You can probably remember the details of a childhood nightmare or two that left you in bed out of fear. Nightmares are usually vivid and difficult to forget no matter how much time passes. On the flip side, people who suffer from sleep anxiety may not have memories of those intense episodes of anxiety, screaming, hitting, and sweating that can leave bystanders breathless, and not in a good way. Dealing with these sleep disorders can mess up your sleep cycle or, in some cases, indicate a more serious sleep disorder. If you live alone, experts recommend looking out for signs of night terrors or sleepwalking so you can seek advice from your doctor on how to manage your sleep problems.
According to the American Sleep Association, sleep horror and sleepwalking are both classified as “parasomnias,” which refer to “general sleep disorders from the rapid eye movement (REM) sleep cycle and non-REM sleep cycle”. Although children are much more likely to be affected, the American Academy of Sleep Medicine (AASM) reports that an estimated 2.2% of adults experience sleep horror. Additionally, according to the AASM, genetics play a huge role in determining whether or not you are likely to suffer from sleep scares. Sleep horrors are also linked to sleep deprivation, migraines, stress, certain mental illnesses, alcohol use, and even travel. Although sleep terrors are also known as night terrors, they can occur when you lie down to rest, even if you are taking an afternoon nap.
Dr. Roy Raymann, PhD, vice president of sleep science and scientific affairs at SleepScore Labs, tells Bustle that sleep horror usually occurs during the deepest stages of NREM. appear [non-rapid eye movement] Sleep or stage N3. According to the National Sleep Foundation, N3 sleep is when your body is repairing tissues and muscles, your immune system is strengthened, and you are gathering energy for the next day. According to a 2018 article published in Current Biology, sleepwalking and sleep scare often go hand in hand, and sleepwalking also occurs during the N3 sleep phase. Horrors can, of course, greatly disrupt this deep, restful sleep.
“Sleep terror episodes occur as partial awakenings during sleep when a person exhibits intense fear, fright, screaming, sweating, flushing, racing heart, and rapid breathing. The eyes are usually wide open but have a glassy appearance, ”says Dr. Lauren Goldman, MD, a physician at the Cleveland Clinic Sleep Disorders Center. She adds, “During these events, a person can be disoriented, have incoherent language, and be difficult to console. Episodes can last up to 30 minutes in some cases.
Despite how severe sleep horror can be, the person suffering from this parasomnia is likely not to be aware of the event when it happens or to remember it after they wake up. Often times, it is someone in the household who experiences this terrifying-looking event first and tells their loved one what is going on. That means it can be difficult living alone to tell if you are having sleep scares.
Dr. Raymann explains that someone with sleep anxiety can find that their “bed or room is overly disturbed in the morning”. Sleep scare kicks and punches can be the culprit behind a messy bedroom (that was clean before you doze) or a broken lamp, but sleepwalking related to sleep scare is another common cause. “Someone who is sleepwalking may wake up in a different place from where they fell asleep, or someone who is sleep-eating may wake up surrounded by crumbs and husks,” says Dr. Goldman. According to a study published in 2012, around 10% of sleepwalkers participated in eating episodes.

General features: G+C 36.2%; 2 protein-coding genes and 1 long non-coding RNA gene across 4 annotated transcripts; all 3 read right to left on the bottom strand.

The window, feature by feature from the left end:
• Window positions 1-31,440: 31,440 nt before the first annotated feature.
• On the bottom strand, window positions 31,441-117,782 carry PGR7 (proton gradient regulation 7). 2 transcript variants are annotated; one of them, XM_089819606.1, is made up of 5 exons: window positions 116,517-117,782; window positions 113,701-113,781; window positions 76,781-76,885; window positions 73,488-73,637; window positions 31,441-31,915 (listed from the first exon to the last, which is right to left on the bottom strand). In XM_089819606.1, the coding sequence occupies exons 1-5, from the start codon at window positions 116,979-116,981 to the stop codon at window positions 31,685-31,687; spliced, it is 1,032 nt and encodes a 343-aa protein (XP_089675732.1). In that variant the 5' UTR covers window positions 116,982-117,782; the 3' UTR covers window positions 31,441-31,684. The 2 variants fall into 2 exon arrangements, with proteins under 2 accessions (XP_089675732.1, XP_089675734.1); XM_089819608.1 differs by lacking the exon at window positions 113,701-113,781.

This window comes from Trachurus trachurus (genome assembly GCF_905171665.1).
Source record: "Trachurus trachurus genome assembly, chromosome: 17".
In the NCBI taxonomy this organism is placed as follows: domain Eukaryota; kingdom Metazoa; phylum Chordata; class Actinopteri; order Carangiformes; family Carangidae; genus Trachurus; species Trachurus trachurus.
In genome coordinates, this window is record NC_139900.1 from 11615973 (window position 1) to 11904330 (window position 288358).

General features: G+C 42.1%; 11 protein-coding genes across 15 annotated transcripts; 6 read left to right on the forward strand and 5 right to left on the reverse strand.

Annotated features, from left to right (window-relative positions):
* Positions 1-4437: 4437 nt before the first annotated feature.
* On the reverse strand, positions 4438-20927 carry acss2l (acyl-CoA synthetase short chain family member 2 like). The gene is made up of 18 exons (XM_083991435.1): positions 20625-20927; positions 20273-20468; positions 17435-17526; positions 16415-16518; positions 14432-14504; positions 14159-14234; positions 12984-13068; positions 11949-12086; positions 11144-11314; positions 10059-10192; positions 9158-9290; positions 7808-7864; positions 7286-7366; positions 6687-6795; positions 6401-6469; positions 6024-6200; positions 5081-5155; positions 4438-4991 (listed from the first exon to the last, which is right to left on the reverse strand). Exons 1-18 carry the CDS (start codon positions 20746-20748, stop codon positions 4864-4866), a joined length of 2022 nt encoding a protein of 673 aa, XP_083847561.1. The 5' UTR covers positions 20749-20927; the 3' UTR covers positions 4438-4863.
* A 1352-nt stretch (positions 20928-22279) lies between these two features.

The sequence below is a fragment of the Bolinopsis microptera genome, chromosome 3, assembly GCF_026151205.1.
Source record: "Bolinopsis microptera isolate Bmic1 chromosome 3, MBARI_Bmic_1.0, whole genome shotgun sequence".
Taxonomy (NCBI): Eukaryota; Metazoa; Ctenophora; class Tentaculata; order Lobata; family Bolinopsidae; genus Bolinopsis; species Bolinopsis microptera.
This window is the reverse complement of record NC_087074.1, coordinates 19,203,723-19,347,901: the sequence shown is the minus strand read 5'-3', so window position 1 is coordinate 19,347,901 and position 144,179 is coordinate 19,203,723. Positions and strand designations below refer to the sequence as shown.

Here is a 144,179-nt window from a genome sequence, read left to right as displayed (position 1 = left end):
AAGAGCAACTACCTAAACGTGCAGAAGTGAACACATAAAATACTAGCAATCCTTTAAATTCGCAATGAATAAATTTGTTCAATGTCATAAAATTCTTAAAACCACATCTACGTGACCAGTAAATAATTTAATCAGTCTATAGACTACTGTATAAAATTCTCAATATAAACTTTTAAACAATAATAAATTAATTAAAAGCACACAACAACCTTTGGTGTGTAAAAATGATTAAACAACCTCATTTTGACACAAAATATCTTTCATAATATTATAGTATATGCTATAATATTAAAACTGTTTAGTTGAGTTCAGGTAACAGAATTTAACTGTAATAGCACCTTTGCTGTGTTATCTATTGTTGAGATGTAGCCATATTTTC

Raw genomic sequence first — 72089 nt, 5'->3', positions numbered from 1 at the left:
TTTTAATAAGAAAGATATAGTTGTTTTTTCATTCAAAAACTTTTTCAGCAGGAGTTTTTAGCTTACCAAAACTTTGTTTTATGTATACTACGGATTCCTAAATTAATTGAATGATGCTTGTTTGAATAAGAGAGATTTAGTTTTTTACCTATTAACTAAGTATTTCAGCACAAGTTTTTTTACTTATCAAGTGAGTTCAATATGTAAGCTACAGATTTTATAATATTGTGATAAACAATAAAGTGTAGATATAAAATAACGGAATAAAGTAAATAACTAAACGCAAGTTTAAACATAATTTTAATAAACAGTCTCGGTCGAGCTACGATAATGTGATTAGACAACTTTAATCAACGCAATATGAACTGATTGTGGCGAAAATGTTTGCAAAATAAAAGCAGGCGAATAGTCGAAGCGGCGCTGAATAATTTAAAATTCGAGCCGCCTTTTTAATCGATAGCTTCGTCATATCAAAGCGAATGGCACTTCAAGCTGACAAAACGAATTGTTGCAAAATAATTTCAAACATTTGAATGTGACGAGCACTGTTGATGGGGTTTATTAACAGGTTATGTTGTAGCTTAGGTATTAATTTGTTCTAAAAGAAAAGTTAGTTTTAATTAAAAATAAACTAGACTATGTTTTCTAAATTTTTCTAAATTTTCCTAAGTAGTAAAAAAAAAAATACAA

Although Dr. Goldman and Dr. Raymann say that dawn lightheadedness is not common after a sleep terror episode, it cannot be completely ruled out. Dr. Goldman says that if parasomnias like sleep horror and sleepwalking are common, excessive daytime sleepiness may be caused by the constant sleep disorder.
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While it’s always a good idea to see your doctor if you think you may have episodes of sleep terror, they usually don’t require medical attention or treatment. As a 2012 study reported, some evidence has shown that anxiety medications, antidepressants, and cognitive behavioral therapy (CBT) can help with sleep anxiety. In most cases, Dr. Raymann stated that simply practicing good sleep hygiene – maintaining a healthy sleep-wake rhythm, creating a comfortable sleeping environment, exercising, limiting your alcohol consumption, and limiting your daily sleep to 30 minutes – can keep sleep anxieties at bay. Dr. Goldman says your doctor may recommend an overnight sleep study if they think you may be at risk for obstructive sleep apnea or seizures.
If you suspect you may be suffering from sleep scares and living alone, you can track down and set up your iPhone camera to try to catch yourself in an active sleep scare or sleepwalking episode at night. Or just try to look for consistent clues – like having a messy bedroom paired with waking up in a different area of your home. Parasomnias like sleep horror can be difficult to spot when you live in your own space, but knowing what signs to look out for can help you sleep soundly in no time.
Dr. Roy Raymann, PhD, Vice President, Sleep Science and Scientific Affairs, SleepScore Labs
Dr. Lauren Goldman, MD, a physician at the Cleveland Clinic Sleep Disorders Center
Arnulf, I. (2018). Sleepwalking. Current Biology, 28 (22). doi: 10.1016 / j.cub.2018.09.062
Attarian, H., & Zhu, L. (2013). Treatment options for arousal disorders: a case series. International Journal of Neuroscience, 123 (9), 623-625. doi: 10.3109 / 00207454.2013.783579
Brion, A., Flamand, M., Oudiette, D., Voillery, D., Golmard, J.-L., & Arnulf, I. (2012). Sleep-related eating disorder versus sleepwalking: a controlled study. Sleep Medicine, 13 (8), 1094-1101. doi: 10.1016 / j.sleep.2012.06.012